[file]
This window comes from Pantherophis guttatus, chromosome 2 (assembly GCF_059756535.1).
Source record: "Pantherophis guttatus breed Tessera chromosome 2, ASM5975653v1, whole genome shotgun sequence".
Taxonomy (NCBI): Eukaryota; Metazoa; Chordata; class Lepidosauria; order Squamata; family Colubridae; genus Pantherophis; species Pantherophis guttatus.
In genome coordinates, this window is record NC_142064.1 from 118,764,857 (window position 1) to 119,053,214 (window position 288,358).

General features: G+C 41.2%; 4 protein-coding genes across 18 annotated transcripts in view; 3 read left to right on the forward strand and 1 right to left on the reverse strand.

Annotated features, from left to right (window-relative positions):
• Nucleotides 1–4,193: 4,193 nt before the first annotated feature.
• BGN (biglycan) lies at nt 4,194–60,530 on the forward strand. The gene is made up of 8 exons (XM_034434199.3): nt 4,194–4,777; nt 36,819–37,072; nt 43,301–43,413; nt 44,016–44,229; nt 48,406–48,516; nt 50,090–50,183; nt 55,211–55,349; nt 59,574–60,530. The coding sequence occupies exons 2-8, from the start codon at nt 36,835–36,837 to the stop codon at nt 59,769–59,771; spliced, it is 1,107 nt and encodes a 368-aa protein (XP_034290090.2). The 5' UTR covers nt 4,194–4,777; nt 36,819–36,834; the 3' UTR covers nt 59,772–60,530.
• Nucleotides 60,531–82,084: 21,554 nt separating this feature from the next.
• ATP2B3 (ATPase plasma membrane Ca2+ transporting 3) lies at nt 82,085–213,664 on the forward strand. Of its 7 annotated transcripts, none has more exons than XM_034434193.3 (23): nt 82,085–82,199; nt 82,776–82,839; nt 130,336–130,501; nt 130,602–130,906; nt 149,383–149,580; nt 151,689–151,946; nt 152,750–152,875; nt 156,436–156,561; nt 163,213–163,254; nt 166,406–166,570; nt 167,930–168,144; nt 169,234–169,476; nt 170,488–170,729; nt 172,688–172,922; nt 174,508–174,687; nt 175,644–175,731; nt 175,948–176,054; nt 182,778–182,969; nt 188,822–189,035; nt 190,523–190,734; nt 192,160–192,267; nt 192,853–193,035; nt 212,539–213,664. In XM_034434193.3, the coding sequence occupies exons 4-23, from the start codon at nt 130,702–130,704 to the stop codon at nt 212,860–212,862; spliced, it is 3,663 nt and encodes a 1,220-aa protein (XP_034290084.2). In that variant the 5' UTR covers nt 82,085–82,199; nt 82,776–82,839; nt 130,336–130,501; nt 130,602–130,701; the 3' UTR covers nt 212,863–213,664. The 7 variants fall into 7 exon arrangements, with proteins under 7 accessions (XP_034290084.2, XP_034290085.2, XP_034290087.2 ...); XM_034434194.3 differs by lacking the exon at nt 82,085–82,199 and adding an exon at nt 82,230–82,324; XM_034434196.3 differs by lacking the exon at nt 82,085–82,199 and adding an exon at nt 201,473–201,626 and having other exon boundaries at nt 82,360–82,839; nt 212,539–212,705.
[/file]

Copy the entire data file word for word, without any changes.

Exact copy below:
This window comes from Pantherophis guttatus, chromosome 2 (assembly GCF_059756535.1).
Source record: "Pantherophis guttatus breed Tessera chromosome 2, ASM5975653v1, whole genome shotgun sequence".
Taxonomy (NCBI): Eukaryota; Metazoa; Chordata; class Lepidosauria; order Squamata; family Colubridae; genus Pantherophis; species Pantherophis guttatus.
In genome coordinates, this window is record NC_142064.1 from 118,764,857 (window position 1) to 119,053,214 (window position 288,358).

General features: G+C 41.2%; 4 protein-coding genes across 18 annotated transcripts in view; 3 read left to right on the forward strand and 1 right to left on the reverse strand.

Annotated features, from left to right (window-relative positions):
• Nucleotides 1–4,193: 4,193 nt before the first annotated feature.
• BGN (biglycan) lies at nt 4,194–60,530 on the forward strand. The gene is made up of 8 exons (XM_034434199.3): nt 4,194–4,777; nt 36,819–37,072; nt 43,301–43,413; nt 44,016–44,229; nt 48,406–48,516; nt 50,090–50,183; nt 55,211–55,349; nt 59,574–60,530. The coding sequence occupies exons 2-8, from the start codon at nt 36,835–36,837 to the stop codon at nt 59,769–59,771; spliced, it is 1,107 nt and encodes a 368-aa protein (XP_034290090.2). The 5' UTR covers nt 4,194–4,777; nt 36,819–36,834; the 3' UTR covers nt 59,772–60,530.
• Nucleotides 60,531–82,084: 21,554 nt separating this feature from the next.
• ATP2B3 (ATPase plasma membrane Ca2+ transporting 3) lies at nt 82,085–213,664 on the forward strand. Of its 7 annotated transcripts, none has more exons than XM_034434193.3 (23): nt 82,085–82,199; nt 82,776–82,839; nt 130,336–130,501; nt 130,602–130,906; nt 149,383–149,580; nt 151,689–151,946; nt 152,750–152,875; nt 156,436–156,561; nt 163,213–163,254; nt 166,406–166,570; nt 167,930–168,144; nt 169,234–169,476; nt 170,488–170,729; nt 172,688–172,922; nt 174,508–174,687; nt 175,644–175,731; nt 175,948–176,054; nt 182,778–182,969; nt 188,822–189,035; nt 190,523–190,734; nt 192,160–192,267; nt 192,853–193,035; nt 212,539–213,664. In XM_034434193.3, the coding sequence occupies exons 4-23, from the start codon at nt 130,702–130,704 to the stop codon at nt 212,860–212,862; spliced, it is 3,663 nt and encodes a 1,220-aa protein (XP_034290084.2). In that variant the 5' UTR covers nt 82,085–82,199; nt 82,776–82,839; nt 130,336–130,501; nt 130,602–130,701; the 3' UTR covers nt 212,863–213,664. The 7 variants fall into 7 exon arrangements, with proteins under 7 accessions (XP_034290084.2, XP_034290085.2, XP_034290087.2 ...); XM_034434194.3 differs by lacking the exon at nt 82,085–82,199 and adding an exon at nt 82,230–82,324; XM_034434196.3 differs by lacking the exon at nt 82,085–82,199 and adding an exon at nt 201,473–201,626 and having other exon boundaries at nt 82,360–82,839; nt 212,539–212,705.